“Yalta-Malta” and the Theme of Foreign Intervention in the Timisoara Uprising
At an emergency CPEx meeting on the afternoon of 17 December 1989, Nicolae Ceausescu sought to make sense out of the news from Timisoara by attempting to fit it in with what had happened elsewhere in Eastern Europe thus far that fall:
Everything which has happened and is happening in Germany, in Czechoslovakia, and in Bulgaria now and in the past in Poland and Hungary are things organized by the Soviet Union with American and Western help. It is necessary to be very clear in this matter, what has happened in the last three countries–in the GDR, in Czechoslovakia, and Bulgaria, were coups d’etat organized by the dregs of society with foreign help.
Ceausescu was giving voice to what would later become known as the “Yalta-Malta” theory. Significantly, the idea that the Soviet Union and, to different degrees of complicity, the United States and the West, played a pivotal role in the December 1989 events pervades the vast majority of accounts about December 1989 in post-Ceausescu Romania, regardless of the part of the ideological spectrum from which they come.
The theory suggests that after having first been sold out to Stalin and the Soviet Union at Yalta, in early December 1989 American President George Bush sold Romania out to Mikhail Gorbachev during their summit in Malta. The convenient rhyme of the two sites of Romania’s alleged betrayal have become a shorthand for Romania’s fate at the hands of the Russians and other traditional enemies (especially the Hungarians and Jews). To be sure, similar versions of this theory have cropped up throughout post-communist Eastern Europe among those disappointed with the pace and character of change in their country since 1989. The different versions share the belief that Mikhail Gorbachev and the Soviet KGB engineered the sudden, region-wide collapse of communism in 1989. Their successors in Russia have been able to maintain behind-the-scenes control in Eastern Europe in the post-communist era by means of hidden influence and the help of collaborators within those countries. “Yalta-Malta” has become the mantra of those who seem to have experienced Eastern Europe’s el desencanto most deeply.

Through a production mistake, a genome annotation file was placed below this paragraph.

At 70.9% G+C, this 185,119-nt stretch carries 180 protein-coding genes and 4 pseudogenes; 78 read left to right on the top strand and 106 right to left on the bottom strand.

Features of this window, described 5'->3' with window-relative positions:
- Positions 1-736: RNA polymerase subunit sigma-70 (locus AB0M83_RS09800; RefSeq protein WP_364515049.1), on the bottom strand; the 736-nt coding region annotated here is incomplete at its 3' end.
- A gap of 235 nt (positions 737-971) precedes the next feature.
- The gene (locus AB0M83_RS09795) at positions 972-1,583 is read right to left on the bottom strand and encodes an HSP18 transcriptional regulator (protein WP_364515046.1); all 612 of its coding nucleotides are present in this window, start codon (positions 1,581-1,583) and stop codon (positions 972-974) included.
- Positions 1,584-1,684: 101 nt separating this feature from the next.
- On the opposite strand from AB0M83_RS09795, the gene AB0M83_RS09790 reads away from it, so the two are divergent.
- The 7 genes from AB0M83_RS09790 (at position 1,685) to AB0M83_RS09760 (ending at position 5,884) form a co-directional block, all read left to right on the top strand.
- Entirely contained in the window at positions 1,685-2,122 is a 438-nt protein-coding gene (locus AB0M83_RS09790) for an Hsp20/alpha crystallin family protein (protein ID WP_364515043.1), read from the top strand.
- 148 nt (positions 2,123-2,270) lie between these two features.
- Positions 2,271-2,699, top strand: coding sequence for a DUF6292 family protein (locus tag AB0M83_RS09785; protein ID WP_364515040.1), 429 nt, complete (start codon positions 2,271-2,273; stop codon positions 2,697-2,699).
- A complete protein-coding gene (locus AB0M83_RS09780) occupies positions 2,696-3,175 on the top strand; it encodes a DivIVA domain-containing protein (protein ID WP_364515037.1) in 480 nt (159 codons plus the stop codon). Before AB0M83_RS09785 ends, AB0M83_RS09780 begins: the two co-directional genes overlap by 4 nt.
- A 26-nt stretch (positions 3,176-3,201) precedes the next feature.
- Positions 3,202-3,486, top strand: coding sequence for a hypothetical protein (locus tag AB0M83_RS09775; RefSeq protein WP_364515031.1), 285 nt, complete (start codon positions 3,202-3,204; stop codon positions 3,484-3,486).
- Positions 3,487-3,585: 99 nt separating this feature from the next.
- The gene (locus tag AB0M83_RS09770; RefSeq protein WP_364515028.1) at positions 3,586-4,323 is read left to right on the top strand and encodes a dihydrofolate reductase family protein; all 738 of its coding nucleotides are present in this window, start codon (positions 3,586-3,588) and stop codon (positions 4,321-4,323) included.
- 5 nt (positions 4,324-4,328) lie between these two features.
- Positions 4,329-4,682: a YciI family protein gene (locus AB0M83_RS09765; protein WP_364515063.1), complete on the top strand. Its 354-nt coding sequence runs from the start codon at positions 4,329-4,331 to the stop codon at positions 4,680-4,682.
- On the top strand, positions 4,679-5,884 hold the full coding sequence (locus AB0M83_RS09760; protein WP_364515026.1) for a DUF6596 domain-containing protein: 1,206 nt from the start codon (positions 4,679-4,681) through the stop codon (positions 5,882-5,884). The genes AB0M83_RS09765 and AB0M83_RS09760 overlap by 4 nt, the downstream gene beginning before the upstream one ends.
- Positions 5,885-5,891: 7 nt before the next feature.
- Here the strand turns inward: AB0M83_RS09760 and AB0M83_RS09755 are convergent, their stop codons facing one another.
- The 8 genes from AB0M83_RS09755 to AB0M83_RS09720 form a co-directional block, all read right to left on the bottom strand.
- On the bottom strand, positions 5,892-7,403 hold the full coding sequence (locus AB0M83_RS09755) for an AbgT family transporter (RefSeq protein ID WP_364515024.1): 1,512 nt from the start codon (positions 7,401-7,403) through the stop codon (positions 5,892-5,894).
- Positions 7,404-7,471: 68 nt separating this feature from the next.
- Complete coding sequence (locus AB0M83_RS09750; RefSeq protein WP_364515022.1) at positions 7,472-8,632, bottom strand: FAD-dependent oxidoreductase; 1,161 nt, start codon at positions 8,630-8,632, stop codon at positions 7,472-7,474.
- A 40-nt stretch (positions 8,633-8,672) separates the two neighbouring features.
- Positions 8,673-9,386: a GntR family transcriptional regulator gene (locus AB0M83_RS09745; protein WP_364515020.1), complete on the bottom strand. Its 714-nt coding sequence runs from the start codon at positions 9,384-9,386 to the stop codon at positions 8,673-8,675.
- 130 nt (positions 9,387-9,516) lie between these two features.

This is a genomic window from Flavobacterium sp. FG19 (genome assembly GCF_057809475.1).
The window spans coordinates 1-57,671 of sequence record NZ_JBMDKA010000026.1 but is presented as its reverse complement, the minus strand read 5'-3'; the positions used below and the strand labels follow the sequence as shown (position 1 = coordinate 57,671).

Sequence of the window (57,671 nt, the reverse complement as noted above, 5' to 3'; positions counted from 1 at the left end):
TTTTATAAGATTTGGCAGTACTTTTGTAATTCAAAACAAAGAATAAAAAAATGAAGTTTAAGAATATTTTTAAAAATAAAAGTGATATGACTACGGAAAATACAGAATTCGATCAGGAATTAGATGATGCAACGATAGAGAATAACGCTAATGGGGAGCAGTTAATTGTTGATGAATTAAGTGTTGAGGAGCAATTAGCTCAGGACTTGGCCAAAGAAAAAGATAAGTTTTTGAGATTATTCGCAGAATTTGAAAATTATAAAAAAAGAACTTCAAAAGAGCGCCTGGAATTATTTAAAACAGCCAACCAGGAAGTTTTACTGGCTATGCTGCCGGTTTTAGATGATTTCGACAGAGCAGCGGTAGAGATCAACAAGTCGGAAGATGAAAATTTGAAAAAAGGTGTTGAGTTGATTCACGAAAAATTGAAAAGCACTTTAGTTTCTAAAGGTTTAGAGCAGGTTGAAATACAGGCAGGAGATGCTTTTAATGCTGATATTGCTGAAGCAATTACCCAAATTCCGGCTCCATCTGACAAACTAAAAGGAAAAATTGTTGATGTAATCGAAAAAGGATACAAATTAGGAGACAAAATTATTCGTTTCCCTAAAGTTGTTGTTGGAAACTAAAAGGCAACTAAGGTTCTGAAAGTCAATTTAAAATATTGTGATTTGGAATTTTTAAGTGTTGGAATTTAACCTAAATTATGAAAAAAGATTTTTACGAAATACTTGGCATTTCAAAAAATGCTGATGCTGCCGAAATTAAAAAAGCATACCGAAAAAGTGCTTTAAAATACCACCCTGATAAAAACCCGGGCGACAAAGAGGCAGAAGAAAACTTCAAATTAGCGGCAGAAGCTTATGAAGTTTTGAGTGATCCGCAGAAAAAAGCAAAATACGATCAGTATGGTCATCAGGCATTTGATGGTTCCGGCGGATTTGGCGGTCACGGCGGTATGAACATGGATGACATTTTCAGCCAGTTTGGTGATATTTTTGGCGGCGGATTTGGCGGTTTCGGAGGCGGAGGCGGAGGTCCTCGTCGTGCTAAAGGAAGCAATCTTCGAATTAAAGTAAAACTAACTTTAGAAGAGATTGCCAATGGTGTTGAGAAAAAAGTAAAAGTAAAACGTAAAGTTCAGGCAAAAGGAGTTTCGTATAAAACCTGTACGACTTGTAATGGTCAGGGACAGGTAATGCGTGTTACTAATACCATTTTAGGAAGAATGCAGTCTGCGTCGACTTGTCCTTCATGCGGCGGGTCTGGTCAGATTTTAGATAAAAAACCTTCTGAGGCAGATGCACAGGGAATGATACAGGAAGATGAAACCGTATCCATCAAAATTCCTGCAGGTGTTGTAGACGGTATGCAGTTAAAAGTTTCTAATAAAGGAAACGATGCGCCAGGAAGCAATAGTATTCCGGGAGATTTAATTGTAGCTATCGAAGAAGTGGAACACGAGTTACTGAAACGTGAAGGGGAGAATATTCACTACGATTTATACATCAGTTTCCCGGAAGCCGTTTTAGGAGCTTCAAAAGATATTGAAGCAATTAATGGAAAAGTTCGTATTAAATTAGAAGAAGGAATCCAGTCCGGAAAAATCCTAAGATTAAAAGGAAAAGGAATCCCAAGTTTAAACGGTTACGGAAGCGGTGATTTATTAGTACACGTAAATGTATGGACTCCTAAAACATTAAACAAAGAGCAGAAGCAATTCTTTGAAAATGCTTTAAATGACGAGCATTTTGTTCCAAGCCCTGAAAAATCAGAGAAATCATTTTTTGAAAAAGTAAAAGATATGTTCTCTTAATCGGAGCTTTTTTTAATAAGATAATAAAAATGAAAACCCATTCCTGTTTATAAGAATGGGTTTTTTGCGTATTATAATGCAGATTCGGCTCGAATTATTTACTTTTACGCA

Although one can probably find adherents to the Yalta-Malta theory in every East European country–particularly since the “Return of the Left” through the ballot box–there is little doubt that the theory finds its widest and most convinced audience–both at elite and mass levels–in Romania. This is because, as we have seen, the suggestion that the Soviet Union and the KGB were attempting to undermine the regime leadership and infringe upon national sovereignty was not an ad hoc slogan in Romania in 1989, as it was in East Germany, Czechoslovakia, and Bulgaria where aging political leaderships hinted at such arguments in a last-ditch effort to save their positions. Such appeals had far greater resonance in Romania in December 1989–particularly within the regime–because they had been tenets of the Romanian regime’s ideology for well over two decades. And they have had a lingering popularity in the post-Ceausescu era for that same reason. It is the uniquely antagonistic character of the relationship between the Securitate and the KGB during the Ceausescu era (discussed in chapter four), and the genuine, scarcely-veiled animosity between Ceausescu and Gorbachev, which give the Yalta-Malta scenario a plausibility and credibility (however spurious) in Romania it cannot find elsewhere in Eastern Europe.
Western analysts have frequently caricatured the views of the former Securitate towards the Ceausescu era by suggesting that they uniformly look back favorably and nostalgically upon it. In fact, many of them now openly criticize Nicolae Ceausescu’s misguided policies, erratic behavior, and harsh rule. Clearly, much of this is post facto judgement. The deceased Ceausescu serves as a convenient scapegoat for all that went wrong during his rule and by blaming him they can absolve themselves. Nevertheless, regardless of how they now view Nicolae Ceausescu, almost every former Securitate officer challenges the spontaneity of the Timisoara protests and suggests that the catalyst for the unrest came from outside Romania’s borders. Thus, they argue, even if Nicolae Ceausescu had brought the country to the point of profound crisis, this “foreign intervention” converted the Timisoara events primarily into a matter of national security.
It is interesting to recall Nicolae Ceausescu’s own interpretation of the Timisoara events during a rambling, scarcely coherent teleconference on 20 December 1989:
…all of these grave incidents in Timisoara were organized and directed by revanchist, revisionist circles, by foreign espionage services, with the clear intention of provoking disorder, of destabilizing the situation in Romania, of acting in order to eliminate the independence and territorial integrity of Romania….It is necessary to attract the attention of everyone, not only of the communists [emphasis added], but everyone to the shameful…campaign… unleashed right now by different circles, beginning with Budapest, convincingly demonstrates that…, including the declarations of the president of the United States, who declared that he had discussed the problems of Romania with Gorbachev at Malta…
In their discussion of the December events, the former Securitate have expanded upon Ceausescu’s allegations of “foreign intervention.”